Looking back at the reasons why we opened this shelter, it could be easy to get discouraged. We were told by our earliest local partner agency that there would be a lot of traffic at our shelter. They had the connections, and knew that there were at least 15 homeless men living on the railroad tracks along the commuter line, just outside Lansdale in the direction toward Philly. When they came to us with this information and asked us to open a shelter, we jumped at the opportunity. What an amazing answer to prayer! What we have discovered since then, however, is that if those men are out there, this particular partner agency does not have a relationship with them. Whether they were overly optimistic about their ability to get the men indoors, or knowingly overstated the truth about their existence, is unclear to me. Needless to say, the result has been rather anti-climactic. What is clear is that we have a lot of relationship-building that needs to be done among the homeless in our area if we ever expect them to trust us enough to come spend the night in our church building.

That is why outreach has become so important. I learned this week that the best time to do outreach and build relationships with members of the homeless community is during the summer. In the summer, homeless people are more visible in public places because of the warmer temperatures. We will need to do some intense outreach during this upcoming summer in order to really know who is out there that we can serve. Only then will we be able to make a decision about the future of our shelter.

The encouraging piece in all of this, however, is that we are helping people. Although the shelter is not getting as much traffic as we had hoped, we have had a few regular guests staying with us. One of those men is struggling with addiction and recovery and spent half the night up talking with me and my colleague one night a few weeks ago. The battle between darkness and light is going on inside him, and he is struggling with letting the light in. Being invited to share in that struggle with him has been a real blessing. Another one of our guests was able to find a more permanent solution to his problems through our shelter. Last Wednesday night he got connected to the county system and is now working toward a more permanent place to live. There is some sort of a healing process that we have noticed that is going on in the people we are keeping warm at night. I am glad we are able to help in some small way.

Another encouraging part of this project is the way that it has brought people from the community together in service to each other. We have been overwhelmed with the outpouring of support from our community–Trinity members and non-members, Lansdale residents, agencies, and even people from other counties! We have gotten checks in the mail. Someone left a bag full of knitted hats on the table in the shelter on Christmas Eve. Cookies and other goodies magically appear during the daytime. A local boy scout troop collected toothbrushes and toothpaste. Youth from a church in the next county over made baked ziti for dinner and brought it down. And then there are the volunteers–so many wonderful people from a variety of faiths and backgrounds, who are coming together under our roof with a common purpose–to serve others by providing a warm, safe place for people to sleep.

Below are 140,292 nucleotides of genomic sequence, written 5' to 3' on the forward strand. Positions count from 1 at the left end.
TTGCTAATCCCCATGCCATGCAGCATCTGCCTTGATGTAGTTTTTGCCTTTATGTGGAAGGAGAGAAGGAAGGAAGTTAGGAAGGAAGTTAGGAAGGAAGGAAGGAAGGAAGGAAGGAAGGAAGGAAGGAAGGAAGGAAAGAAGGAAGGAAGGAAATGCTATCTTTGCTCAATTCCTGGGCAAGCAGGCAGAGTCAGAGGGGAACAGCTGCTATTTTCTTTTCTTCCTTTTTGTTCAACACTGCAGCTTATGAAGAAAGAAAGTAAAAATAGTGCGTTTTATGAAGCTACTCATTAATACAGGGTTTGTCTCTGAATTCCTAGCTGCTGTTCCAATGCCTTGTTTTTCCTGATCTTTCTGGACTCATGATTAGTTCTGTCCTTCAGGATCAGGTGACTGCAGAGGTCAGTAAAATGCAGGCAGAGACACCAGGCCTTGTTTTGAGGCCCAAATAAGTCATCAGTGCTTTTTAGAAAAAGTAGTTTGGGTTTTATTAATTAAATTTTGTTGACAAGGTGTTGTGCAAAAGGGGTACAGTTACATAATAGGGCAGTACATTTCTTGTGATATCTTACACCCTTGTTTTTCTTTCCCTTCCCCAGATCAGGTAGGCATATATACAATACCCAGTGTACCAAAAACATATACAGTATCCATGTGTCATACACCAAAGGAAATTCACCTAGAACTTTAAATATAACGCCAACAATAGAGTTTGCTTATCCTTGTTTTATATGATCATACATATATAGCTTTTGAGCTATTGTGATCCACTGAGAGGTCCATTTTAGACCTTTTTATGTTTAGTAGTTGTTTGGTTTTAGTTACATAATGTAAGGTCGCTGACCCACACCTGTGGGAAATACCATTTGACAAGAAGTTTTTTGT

Finally, I have been encouraged by our relationships with Manna on Main Street, our local soup kitchen and food pantry, and with CHOC, the Coordinated Homeless Outreach Center of Montgomery County. CHOC continues to go above and beyond the call of duty when it comes to the help they are giving us. Their outreach team came out to our shelter again last week and took us out on outreach, this time accompanied by a woman from Lansdale who is living at the permanent shelter in Norristown. She is familiar with the homeless population here, and knew where to look. They are also the ones who are working with several of our guests to help them find more permanent solutions for themselves. The amount of help CHOC continues to give us, and the things they continue to teach us, show me that they will continue to be a valuable partner for us in the long haul. Manna has also asked how they can better partner with us in this project. They probably would have asked earlier, if we had been more diligent in speaking with them up front (check that off in the “things we’ve learned” column). They are excited about the possibilities of this ministry. We are going to begin talking with them about how they can help us build bridges between them, us, and the homeless population in the North Penn area.